2. In my opinion the District Judge was right in the conclusion at which he arrived, and therefore the appeal should be dismissed with costs.

Wilkinson, J.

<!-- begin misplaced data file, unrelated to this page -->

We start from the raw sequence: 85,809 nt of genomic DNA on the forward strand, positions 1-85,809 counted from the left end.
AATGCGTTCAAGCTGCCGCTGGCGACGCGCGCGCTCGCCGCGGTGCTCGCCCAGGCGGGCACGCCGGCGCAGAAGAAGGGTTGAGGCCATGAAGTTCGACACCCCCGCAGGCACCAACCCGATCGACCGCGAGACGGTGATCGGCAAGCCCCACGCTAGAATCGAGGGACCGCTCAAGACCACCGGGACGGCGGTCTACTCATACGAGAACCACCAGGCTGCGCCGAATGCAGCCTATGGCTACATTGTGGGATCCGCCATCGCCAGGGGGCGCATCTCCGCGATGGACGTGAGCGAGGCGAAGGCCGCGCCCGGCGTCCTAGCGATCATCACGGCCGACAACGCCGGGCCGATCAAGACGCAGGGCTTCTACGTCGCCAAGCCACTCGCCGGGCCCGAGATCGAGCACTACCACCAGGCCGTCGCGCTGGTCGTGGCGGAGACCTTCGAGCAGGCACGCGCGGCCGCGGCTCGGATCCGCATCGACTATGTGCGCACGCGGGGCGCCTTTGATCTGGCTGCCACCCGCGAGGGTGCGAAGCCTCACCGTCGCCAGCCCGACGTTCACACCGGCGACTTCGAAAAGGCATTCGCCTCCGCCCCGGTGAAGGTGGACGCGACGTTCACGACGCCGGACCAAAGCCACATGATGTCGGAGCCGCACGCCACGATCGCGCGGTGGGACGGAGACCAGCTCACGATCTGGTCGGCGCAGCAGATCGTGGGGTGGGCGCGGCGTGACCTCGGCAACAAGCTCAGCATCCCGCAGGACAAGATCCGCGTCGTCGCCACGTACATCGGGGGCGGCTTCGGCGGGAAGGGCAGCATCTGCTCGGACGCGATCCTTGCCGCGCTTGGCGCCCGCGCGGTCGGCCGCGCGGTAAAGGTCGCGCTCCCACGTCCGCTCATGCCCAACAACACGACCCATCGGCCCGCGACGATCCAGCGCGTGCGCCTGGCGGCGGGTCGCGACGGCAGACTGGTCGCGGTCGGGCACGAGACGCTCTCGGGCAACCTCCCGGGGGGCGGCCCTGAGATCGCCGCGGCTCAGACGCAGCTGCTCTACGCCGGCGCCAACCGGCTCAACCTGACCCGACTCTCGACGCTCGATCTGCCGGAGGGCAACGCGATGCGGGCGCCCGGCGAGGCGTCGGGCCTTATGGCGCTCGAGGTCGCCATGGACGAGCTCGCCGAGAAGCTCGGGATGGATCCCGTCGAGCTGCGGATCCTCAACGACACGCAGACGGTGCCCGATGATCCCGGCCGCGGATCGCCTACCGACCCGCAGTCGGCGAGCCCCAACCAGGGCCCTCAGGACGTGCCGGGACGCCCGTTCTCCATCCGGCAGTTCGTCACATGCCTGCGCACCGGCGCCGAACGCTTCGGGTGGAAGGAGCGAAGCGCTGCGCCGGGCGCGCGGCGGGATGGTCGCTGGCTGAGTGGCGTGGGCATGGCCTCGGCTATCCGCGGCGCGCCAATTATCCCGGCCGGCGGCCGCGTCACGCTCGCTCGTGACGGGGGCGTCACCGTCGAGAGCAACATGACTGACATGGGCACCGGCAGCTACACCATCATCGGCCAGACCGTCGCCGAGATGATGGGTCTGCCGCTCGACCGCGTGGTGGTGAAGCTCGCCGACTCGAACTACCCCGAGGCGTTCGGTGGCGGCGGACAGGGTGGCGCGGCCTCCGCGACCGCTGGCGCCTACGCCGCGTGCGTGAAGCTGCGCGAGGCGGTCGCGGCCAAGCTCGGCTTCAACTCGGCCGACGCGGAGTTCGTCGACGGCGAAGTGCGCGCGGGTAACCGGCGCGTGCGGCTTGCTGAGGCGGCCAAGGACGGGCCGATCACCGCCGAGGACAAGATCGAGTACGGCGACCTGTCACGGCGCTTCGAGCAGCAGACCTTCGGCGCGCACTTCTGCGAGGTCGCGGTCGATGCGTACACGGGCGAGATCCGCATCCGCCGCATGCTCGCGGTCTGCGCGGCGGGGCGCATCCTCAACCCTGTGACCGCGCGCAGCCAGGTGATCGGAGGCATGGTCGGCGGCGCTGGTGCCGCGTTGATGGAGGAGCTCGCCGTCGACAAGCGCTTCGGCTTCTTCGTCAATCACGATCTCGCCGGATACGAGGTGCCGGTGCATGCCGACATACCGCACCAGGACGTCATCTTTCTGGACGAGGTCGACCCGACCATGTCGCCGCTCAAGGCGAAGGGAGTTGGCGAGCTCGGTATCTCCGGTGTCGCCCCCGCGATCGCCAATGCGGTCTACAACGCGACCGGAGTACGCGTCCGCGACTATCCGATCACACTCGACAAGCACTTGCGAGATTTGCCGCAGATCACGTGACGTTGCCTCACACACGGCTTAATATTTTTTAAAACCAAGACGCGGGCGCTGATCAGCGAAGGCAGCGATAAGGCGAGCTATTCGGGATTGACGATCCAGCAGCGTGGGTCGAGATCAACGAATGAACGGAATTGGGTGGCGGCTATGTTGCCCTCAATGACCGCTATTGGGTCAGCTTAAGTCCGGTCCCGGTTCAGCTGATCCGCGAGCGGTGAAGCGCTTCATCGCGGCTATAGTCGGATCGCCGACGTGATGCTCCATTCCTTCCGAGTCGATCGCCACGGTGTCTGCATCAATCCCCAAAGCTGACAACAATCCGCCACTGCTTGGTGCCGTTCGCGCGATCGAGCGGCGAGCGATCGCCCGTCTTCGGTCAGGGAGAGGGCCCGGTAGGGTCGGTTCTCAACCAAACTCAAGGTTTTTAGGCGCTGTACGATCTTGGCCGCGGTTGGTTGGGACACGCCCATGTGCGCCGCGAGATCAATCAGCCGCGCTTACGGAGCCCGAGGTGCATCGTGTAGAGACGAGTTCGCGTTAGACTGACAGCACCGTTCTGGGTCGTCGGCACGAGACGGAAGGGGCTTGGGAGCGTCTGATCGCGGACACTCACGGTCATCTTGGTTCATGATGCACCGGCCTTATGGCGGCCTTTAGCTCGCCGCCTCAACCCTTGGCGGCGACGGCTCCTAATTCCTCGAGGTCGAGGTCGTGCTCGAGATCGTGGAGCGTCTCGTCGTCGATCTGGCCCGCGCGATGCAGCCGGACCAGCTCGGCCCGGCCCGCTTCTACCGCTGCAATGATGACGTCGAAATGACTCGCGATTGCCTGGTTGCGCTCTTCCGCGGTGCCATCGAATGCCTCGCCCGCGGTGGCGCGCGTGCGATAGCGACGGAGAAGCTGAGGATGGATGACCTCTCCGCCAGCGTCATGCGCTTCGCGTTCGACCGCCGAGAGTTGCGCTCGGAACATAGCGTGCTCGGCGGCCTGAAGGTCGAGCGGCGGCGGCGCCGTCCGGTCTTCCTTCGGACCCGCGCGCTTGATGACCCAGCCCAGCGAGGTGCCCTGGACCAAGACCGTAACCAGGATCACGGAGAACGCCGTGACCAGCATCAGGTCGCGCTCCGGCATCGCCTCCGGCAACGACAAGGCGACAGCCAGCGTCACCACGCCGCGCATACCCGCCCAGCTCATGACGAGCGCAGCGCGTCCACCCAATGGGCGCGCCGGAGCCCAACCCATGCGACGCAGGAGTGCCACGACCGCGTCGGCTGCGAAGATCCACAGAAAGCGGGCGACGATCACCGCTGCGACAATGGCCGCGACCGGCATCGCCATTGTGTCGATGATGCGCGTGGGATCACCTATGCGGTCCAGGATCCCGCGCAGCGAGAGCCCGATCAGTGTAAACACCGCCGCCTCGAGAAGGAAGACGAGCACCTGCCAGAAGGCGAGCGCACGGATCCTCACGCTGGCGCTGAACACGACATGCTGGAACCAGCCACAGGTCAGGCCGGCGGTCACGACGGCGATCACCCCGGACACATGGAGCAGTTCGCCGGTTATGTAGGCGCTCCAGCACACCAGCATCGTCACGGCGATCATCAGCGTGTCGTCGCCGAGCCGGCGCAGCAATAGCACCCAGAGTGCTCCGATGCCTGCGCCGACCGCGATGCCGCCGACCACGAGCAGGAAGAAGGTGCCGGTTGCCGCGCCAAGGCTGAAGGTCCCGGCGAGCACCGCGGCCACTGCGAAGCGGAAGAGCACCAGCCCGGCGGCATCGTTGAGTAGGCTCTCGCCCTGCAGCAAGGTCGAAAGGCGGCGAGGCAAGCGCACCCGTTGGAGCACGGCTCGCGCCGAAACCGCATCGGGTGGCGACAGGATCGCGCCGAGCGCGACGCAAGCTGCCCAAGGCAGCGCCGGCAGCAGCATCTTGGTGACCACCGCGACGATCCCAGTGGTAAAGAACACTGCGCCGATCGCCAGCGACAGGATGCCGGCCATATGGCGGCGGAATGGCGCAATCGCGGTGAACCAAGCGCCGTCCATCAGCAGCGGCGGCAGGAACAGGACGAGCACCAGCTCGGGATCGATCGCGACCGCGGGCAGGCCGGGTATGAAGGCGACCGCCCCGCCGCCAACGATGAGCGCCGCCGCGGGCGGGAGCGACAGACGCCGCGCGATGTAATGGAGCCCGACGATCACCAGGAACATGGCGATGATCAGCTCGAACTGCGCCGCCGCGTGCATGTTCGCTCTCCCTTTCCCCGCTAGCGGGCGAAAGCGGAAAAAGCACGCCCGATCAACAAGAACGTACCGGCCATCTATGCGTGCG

3. I am of the same opinion. The question is not, as the District Judge puts it, whether the present suit is a part of the execution proceedings, but whether, within the meaning of Section 244, Civil Procedure Code, the plaintiff and defendants were parties to the suit in which the decree was passed. In one sense no doubt they were so, and the defendants having been allotted their costs in appeal, are or were entitled to take out execution of the decree. But the question at issue between the parties in the present suit is not one relating to the execution, discharge or satisfaction of the decree in that suit. The defendants are not, with reference to the subject-matter of the present suit, judgment-debtors, but occupy the position of third parties, who, being in possession of the land for which the plaintiff has obtained a decree, obstruct delivery to her. If the provisions of Section 244 applied, it must be held that the plaintiff could execute her decree as against the defendant. But if the plaintiff were to take out execution proceedings against the defendants, she would be met by the plea that there is no decree to be executed, the decree so far as the defendants were concerned having been quashed. None of the cases quoted in argument apply. In Viraraghava v. Venkata I.L.R. 5 Mad. 217 the parties were parties to the suit in which the decree was passed. In Vallabhan v. Pangunni I.L.R. 12 Mad. 454 the parties were the decree-holder and the judgment-debtor, and in Muttia v. Appasami I.L.R. 13 Mad. 504 the question was one relating to the execution of the decree between the representative of the original decree-holder and one of the judgment-debtors, the decree-holder having become, as the plaintiff in this case has, the purchaser of the property. The present defendants cannot, in my opinion, be regarded as occupying any one of these positions. The second appeal fails and is dismissed with costs.